Same Diff by Donato Mancini (Released by Talonbooks in 2017)
Review by Greg Bem (@gregbem)
Causal peripheries: Magnetic Fields, Wolf Eyes, Caetano Veloso
we'll hafta be aware of nature and the environment
whales, candlelight, and stuff like that
acid rain, radioactive waste, oil spills
some real problems
(borrowed and original text from “whales, candlelight, and stuff like that”)
On the trail of the captivating and ultra-contemporary (if only semi-recent) titles Buffet World, Fact ‘n’ Value, and Loitersack arrives the slim-cum-girth, taut-cum-trodden Same Diff, 2017’s answer to the politico-conceptuati of poetry, brothers and sisters of the line and the sequences of literary space. Lines are only the beginning of those objects drawn together in this book of splices and merges, convergences and recourses, findings and collectings, smatterings and casual smotherings. Same Diff is beyond itself, and beyond its inverse, the diff as the same as we move toward the greater ends of late humanity in positivity and negativity, absolutely and humbly.
Author, poet, scholar, researcher, etc’er Donato Mancini has brought in this book (see: physical tome; bound paper with assorted thematic scrawling) equal proclivities of the marvelous, breathtaking, and calm. As with his previous works, Mancini is performing the creator here, a book of concepts put into place again blending the most profound echoes of form. Here we have form a la vispo, performance score, and collage, and beyond of course, together reaching, dipping, into, to new horizons tackling civic society, civil society, the plausible and despicable in quality, equality, and inequality. Here: the many uncanny dystopian revelations continuing to persist in the restful and unrested societies surrounding us. Here: a nod towards Time and the unerratic beauty of recorded history as Mancini the historian dives in, and pulls up, reigns toward us the uttered, the screamed, and, through exception or regulation, the normalized.
A book of 35 works that stands on top of itself, looking down upon itself, belly bulging, self-awareness, reconstructivism, both respectful of these realities and respectful of the reader. In fact, have I read such a polite and inviting work in all the other realms and moments of my life? In fact, this book is challenging in its formalities and crispness. A millennial, I silently, secretly secretly dreamed that my hand was better held to understand. My heart pumped: I wanted didactic in this book. I wanted retroactive poet lecture in this book. I wanted introduction and thorough, explicit discovery. I wanted the work done for me. But no, and no, and no.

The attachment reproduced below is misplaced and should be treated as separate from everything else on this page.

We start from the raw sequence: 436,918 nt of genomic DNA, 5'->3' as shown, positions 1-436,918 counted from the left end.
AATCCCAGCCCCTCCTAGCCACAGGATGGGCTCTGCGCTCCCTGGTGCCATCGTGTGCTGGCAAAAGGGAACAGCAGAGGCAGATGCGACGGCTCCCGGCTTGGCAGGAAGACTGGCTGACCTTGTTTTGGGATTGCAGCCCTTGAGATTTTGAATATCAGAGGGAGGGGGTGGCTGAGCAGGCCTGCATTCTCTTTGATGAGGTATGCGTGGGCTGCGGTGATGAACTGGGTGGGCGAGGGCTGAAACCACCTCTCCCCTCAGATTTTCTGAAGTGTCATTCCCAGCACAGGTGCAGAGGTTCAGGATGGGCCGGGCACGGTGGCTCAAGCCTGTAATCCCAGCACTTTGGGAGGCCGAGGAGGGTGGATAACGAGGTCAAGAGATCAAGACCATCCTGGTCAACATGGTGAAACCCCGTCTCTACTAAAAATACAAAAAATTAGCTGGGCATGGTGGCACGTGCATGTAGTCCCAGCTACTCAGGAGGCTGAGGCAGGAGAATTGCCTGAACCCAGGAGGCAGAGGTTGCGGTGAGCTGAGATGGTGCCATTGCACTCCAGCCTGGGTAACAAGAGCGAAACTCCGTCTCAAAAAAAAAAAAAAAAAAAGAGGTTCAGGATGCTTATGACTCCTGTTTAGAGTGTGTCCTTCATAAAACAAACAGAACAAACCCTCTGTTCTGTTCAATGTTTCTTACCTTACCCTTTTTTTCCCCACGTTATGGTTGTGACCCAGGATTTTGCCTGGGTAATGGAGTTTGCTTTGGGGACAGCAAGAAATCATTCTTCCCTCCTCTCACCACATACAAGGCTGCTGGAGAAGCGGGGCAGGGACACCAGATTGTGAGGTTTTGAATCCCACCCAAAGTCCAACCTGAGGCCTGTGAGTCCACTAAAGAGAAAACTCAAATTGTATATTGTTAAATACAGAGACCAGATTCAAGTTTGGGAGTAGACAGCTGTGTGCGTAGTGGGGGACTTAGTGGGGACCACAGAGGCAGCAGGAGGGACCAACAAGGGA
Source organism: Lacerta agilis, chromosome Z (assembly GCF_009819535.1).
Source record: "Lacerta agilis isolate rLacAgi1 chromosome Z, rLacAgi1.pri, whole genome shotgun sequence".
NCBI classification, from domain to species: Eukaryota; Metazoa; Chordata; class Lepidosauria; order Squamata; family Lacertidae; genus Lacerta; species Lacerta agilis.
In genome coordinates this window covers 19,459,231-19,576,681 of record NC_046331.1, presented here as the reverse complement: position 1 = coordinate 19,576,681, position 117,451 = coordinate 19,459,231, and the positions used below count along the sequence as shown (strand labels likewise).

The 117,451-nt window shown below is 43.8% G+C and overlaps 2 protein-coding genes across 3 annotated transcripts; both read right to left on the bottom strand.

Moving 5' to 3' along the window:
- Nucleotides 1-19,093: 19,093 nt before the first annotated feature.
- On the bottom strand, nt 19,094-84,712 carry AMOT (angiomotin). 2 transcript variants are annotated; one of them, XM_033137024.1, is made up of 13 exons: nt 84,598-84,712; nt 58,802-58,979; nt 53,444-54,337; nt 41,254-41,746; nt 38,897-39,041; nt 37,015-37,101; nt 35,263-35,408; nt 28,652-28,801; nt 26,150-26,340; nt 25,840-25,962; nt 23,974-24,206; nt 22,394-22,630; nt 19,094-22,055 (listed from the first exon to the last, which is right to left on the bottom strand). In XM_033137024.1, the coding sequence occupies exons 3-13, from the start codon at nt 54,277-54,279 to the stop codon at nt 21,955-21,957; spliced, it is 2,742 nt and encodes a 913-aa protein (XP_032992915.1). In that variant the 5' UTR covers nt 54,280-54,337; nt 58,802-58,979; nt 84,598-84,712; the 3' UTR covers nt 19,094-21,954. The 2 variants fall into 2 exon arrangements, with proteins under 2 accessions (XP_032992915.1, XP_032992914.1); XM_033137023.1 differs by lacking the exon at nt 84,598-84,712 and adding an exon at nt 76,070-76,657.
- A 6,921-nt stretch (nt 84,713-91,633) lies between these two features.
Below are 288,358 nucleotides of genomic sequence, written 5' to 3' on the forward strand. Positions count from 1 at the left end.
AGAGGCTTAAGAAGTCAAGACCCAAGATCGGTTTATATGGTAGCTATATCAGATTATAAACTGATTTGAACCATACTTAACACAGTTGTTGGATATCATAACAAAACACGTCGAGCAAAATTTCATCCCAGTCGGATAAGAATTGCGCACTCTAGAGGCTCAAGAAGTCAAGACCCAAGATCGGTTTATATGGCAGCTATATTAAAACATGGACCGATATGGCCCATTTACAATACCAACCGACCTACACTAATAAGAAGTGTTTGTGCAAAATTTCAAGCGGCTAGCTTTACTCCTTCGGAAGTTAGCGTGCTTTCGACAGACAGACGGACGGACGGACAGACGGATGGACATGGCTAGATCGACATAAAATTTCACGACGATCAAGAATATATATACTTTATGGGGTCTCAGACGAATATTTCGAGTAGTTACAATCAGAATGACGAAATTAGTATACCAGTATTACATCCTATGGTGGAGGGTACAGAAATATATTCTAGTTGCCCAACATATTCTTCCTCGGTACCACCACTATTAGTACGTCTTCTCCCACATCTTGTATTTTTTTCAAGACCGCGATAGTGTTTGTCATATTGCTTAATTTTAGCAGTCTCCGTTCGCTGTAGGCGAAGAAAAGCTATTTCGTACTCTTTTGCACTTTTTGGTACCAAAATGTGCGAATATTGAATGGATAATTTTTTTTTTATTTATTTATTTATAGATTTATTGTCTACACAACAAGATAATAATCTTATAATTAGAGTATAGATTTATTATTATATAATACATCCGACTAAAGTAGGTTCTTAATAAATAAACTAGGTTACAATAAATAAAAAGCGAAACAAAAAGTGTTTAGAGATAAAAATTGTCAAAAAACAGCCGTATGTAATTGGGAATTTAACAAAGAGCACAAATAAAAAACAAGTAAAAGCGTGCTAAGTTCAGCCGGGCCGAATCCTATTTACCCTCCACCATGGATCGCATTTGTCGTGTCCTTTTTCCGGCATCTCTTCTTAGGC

In the age of 2017, pure content is demagogue. In the age of 2017, Mancini has called the dogs on “the epitome” and ruffles the feathers of the contemporary in contemporary poetry. Same Diff is all about probability. It is the regurgitation in postmodern complacency. It is mirroring, reflective, and dangerous. The poems here are, as mentioned, subtle. And yet they are jumbled. And yet they maintain agency. They demonstrate the craft of work that can reach heights without reliance upon spotlight, or even stage. As works to be performed, I found myself recording myself reading these poems by myself, alone in a room that can be called a home, watching the network expand, watching the portal emerge.
"More of less I was holding on, although I always felt hungry."
(found/borrowed text from “Bottom of the Pot”)
Following the book’s cordial opening, which lists the word “welcome” in numerous languages, mostly indigenous (North American First Nation) languages, the book becomes a scatter or weave of poetry in two general taxonomic sets: the brief concept and the extended concept. Mancini’s brief concepts often last 1-8 pages (exceptions exist), including short phrases of text in large font on a single page. Sometimes the text of these phrases is entirely bolded and it appears to be fried—as in, put into a microwave until thoroughly burnt; otherwise, significant words or morphemes are bolded and the text as a whole, giant and staring directly back at you, unassuming, appears to be bleeding—as in, an exaggerated wound over time, that has been thoroughly ignored and is most likely fatal. In “Trigger Warning,” for example, we readers encounter across the page in a beautiful, commanding presence: "TRIGGER / WARNING / SPOILER / ALERT” and so it sits.
These tricky (though consequential and dialectical) bursts of energy are like the seams of the book. They are fun (in that they are fresh), and spirited (in that they are raw—almost feeling such as to the point of incompleteness), but also solid (representing dependability), sturdy (able to take impact—engagement or negligence), and tightly definitive of Mancini’s style of voice defined and redefined and supported and resupported through each of his publications many times over.